Thursday, February 28, 2008
Accessing Second Life: Universal Design in a Virtual World
Panelists: Atsuko Watanabe and Jondan Lundquist
I am posting this cleaned-up transcript on the blog, but will be happy to provide the complete chat transcript. Please contact me, Carol Perryman, at email@example.com with your request. There is a lot of wonderful discussion that is not captured in the presentation text here.
Jondan's slides can be seen here.
Carolina Keats: Welcome to Healthinfo Island and to the Accessibility Center! I welcome you, and our speakers today, on the topic of universal design - Atsuko and JonDan.
If you haven't been here before, you're invited to browse the Center and tour the Island – in fact, we are happy to meet with you for a separate chat to talk about the various things going on here. And there's a LOT to say!
Healthinfo Island is a project funded by a grant from the National Library of Medicine, administered through the Alliance Library System (ALS) of Illinois.So is the Accessibility Center – it's also grant funded, also administered by ALS, specifically by Lori Bell, known inworld as Lorelei Junot, the spark behind all of the Info Islands, which now are populated by more than 700 librarians from all over the world, and which have expanded to include educators, researchers, and corporations.
Like the early Web, SL is a grand experiment: what will the future look like?
Can we do what we do now, in RL, in a virtual space? Can we do MORE? How can we harness the potential of this new world to enhance education, awareness, and community building, encouraging collaboration across all kinds of boundaries – geographic, profit-nonprofit, time, language, experience, skill, and other elements of our existence?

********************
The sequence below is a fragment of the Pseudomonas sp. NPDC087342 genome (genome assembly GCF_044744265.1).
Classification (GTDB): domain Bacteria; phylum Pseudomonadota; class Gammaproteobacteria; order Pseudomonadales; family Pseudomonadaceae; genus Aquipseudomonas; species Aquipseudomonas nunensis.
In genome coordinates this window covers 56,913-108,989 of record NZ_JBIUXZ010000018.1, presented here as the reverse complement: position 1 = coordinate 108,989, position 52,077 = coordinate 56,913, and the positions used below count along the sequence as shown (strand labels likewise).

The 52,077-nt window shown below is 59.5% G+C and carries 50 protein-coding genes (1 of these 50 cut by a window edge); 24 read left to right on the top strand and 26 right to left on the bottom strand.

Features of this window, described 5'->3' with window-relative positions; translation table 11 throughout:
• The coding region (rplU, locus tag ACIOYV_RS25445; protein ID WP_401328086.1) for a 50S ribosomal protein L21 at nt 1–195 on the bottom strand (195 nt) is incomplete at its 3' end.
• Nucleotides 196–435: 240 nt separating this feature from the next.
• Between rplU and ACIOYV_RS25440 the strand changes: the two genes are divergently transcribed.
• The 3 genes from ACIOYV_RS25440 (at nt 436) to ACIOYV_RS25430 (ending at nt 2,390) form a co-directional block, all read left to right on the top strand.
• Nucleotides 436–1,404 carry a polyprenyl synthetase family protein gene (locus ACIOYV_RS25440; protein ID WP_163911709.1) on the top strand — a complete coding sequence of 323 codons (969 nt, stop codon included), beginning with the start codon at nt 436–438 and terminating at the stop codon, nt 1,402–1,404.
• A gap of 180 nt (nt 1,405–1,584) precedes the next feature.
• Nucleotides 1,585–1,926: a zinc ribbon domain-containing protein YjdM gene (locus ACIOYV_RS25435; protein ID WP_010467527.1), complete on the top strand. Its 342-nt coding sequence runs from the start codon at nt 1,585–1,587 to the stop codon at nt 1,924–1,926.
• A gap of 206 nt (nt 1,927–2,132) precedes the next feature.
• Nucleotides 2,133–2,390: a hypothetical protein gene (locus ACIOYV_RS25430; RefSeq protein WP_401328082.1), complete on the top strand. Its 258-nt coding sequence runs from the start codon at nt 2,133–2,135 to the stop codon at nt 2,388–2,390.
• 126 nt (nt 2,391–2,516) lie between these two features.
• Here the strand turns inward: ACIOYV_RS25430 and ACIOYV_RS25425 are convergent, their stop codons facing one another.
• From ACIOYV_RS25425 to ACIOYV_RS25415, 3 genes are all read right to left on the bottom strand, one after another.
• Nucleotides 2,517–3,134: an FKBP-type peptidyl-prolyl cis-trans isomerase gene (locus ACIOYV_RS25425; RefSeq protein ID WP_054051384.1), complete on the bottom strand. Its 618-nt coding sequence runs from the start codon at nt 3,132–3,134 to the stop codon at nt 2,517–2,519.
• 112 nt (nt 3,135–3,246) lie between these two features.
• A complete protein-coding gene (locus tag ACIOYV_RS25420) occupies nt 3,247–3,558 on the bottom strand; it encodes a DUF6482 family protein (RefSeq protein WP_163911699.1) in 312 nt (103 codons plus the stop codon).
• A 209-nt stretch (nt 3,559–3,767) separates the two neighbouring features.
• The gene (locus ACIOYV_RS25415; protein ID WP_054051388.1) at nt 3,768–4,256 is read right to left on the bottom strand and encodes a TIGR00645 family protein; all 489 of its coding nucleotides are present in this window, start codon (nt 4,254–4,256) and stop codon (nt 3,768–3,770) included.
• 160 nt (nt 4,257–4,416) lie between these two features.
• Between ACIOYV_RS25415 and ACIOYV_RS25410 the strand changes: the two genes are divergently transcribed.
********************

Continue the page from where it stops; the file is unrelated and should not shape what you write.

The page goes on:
Lots of questions.
Here at Healthinfo, and at the Accessibility Center, we focus on health related issues. Healthinfo Island is about consumer health information – it's about empowering the consumer in their health-related decision making. It's also about supporting groups of individuals who come here to play but whose real lives often present very real needs for support…with chronic illness and emergencies, with disabilities, and with the sometimes alienating environment of medical institutions.
I am here as a medical and consumer health librarian to provide one-on-one information support to people, and to help promote awareness of what we call 'health information literacy. That's about critical evaluation of information found online and elsewhere, and also about finding information that is clear and accessible, so that there's no mystery about the side effects of medications, for example.
The Accessibility Center also has an objective of enhancing awareness. We're about helping people to know about assistive technology in RL and in SLl; about different kinds of disabilities, and providing a space for the support of inworld groups of people who are disabled. Working with this Center is my wonderful colleague Gentle Heron, host for today's event, and a number of other people. Her activities at the Heron Sanctuary, providing a community of support and helping people navigate the geography and skills needed in SL, are truly important to us here at Healthinfo Island. Making the Heron community a visible and vital part of the overall SL community IS important – it can help to change perceptions on the part of others about what a disability is, helping all to see how truly interrelated we are as humans in a world - virtual or real – with barriers to access that also bar the way to new ways of being.